The course also helps facilitate another objective of COP 12, the promotion of synergies and partnerships with other MEAs, which requires improved knowledge of the Ramsar Convention. At a glance, it seems that the Ramsar Convention has a relatively narrow scope, to protect specific sites of one category of ecosystem. Yet, as the e-course explains, attaining the Convention’s mission to achieve “the conservation and wise use of all wetlands through local, regional and national actions and international cooperation, as a contribution to achieving sustainable development throughout the world,” is easier with collaboration on a range of issues governed by other MEAs.

The Ramsar Convention is unique because it has its potential to affect land, forests, climate, migratory species and other types of biodiversity on its own as well as through cooperation with other MEAs. To support understanding and possible action around this potential, the e-course provides an in-depth understanding of Ramsar’s distinctive, site-specific approach to wetlands conservation, which could be the basis of cooperation between it and other MEAs.

For instance, recently, the Ramsar Convention and the UN Convention to Combat Desertification (UNCCD) jointly committed to achieving “land degradation neutrality” through wetlands restoration and halting and reversing land degradation, respectively.[2] In the climate arena, the e-course discusses how peatlands serve as greenhouse gas reserves, underlining the role wetlands can play in stabilizing the world’s climate. The reverse is also true, as climate change could hamper efforts to protect wetlands.[3] As the Ramsar Convention seeks further cooperation with other MEAs, a tool such as the e-course can be helpful, providing a one-stop, accurate source of information about the Convention. The e-course provides an excellent base of information for both lessons learned as well as partnership building.

Beyond the immediate issues under consideration by the COP, the e-course can also support the ongoing efforts by a number of stakeholders to highlight the importance of wetlands and the Ramsar Convention. The Ramsar Secretariat spearheads an annual awareness raising campaign,[4] and since 1997, the world has celebrated World Wetlands Day every 2 February. These efforts aim to showcase what is being done to protect wetlands in an effort to encourage more Ramsar sites to be listed, to increase protection of existing Ramsar sites, and to strengthen local support for and data on wetlands conservation. Increased local and broad-stakeholder knowledge of the Ramsar List, as offered by the course, could further aid wetlands protection and complement efforts underway to make international wetlands law more locally-understood.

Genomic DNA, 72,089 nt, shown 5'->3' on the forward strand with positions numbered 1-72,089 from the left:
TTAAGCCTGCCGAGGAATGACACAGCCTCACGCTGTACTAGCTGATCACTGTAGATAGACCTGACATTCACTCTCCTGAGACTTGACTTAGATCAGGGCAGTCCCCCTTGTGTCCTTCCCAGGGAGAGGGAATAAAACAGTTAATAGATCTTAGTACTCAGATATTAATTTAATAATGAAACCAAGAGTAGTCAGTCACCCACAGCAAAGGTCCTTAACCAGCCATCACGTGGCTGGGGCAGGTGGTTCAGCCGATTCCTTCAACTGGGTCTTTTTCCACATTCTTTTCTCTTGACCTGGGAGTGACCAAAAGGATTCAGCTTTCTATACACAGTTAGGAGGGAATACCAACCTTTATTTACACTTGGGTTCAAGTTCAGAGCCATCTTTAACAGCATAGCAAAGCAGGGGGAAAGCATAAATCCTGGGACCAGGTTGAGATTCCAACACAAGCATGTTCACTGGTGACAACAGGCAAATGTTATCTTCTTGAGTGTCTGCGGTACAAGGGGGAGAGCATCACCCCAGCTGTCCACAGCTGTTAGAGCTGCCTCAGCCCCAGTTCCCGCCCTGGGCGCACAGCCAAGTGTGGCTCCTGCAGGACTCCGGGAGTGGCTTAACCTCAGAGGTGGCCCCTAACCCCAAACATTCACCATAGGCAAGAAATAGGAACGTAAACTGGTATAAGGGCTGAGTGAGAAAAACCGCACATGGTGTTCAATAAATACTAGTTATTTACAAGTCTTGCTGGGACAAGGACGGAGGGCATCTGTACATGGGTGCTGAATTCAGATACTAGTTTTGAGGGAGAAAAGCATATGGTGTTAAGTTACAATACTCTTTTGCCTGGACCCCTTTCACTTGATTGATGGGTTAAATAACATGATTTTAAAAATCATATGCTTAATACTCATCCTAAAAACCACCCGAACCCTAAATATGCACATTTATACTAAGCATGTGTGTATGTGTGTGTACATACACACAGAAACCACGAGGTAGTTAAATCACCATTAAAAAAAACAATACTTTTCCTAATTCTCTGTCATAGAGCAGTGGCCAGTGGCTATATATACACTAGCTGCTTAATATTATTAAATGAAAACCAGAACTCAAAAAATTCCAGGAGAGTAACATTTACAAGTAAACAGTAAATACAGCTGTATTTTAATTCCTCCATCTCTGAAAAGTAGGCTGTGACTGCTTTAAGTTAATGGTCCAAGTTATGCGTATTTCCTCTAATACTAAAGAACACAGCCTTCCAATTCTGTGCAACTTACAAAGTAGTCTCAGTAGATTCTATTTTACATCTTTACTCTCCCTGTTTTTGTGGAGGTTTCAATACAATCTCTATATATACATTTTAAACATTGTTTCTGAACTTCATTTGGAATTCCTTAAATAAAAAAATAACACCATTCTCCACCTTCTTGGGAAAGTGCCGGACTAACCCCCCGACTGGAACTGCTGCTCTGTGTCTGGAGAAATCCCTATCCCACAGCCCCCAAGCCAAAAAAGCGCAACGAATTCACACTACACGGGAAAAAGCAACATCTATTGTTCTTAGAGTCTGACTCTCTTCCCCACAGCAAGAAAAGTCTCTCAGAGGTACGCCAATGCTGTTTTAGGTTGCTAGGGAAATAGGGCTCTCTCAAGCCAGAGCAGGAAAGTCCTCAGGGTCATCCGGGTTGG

The e-course is timely, arriving shortly before the COP, and at a time when the Ramsar Convention is seeking and securing a growing list of partnerships with other MEAs. As an older, successful, yet relatively small Convention, the e-course is an example of how greater understanding of the Ramsar Convention can contribute to its continued success, collaboration with other MEAs and enhanced wetlands protection at local and international levels.

[1] Ramsar 12th Meeting of the Conference of the Parties, Featured Documents: ‘Report of the Secretary General pursuant to Article 8.2 concerning the List of Wetlands of International Importance. COP-12 Doc.7.’

[2] IISD RS Water Policy & Practice News: ‘UNCCD, Ramsar Commit to Land Degradation Neutrality.’

[3] IISD RS Climate Change Policy & Practice Guest Article #83: Climate Change and Wetlands: Implications for the Ramsar Convention on Wetlands.

[4] IISD RS Water Policy & Practice Guest Article #1: ‘Campaigning for Wetlands – Ramsar’s World Wetlands Day.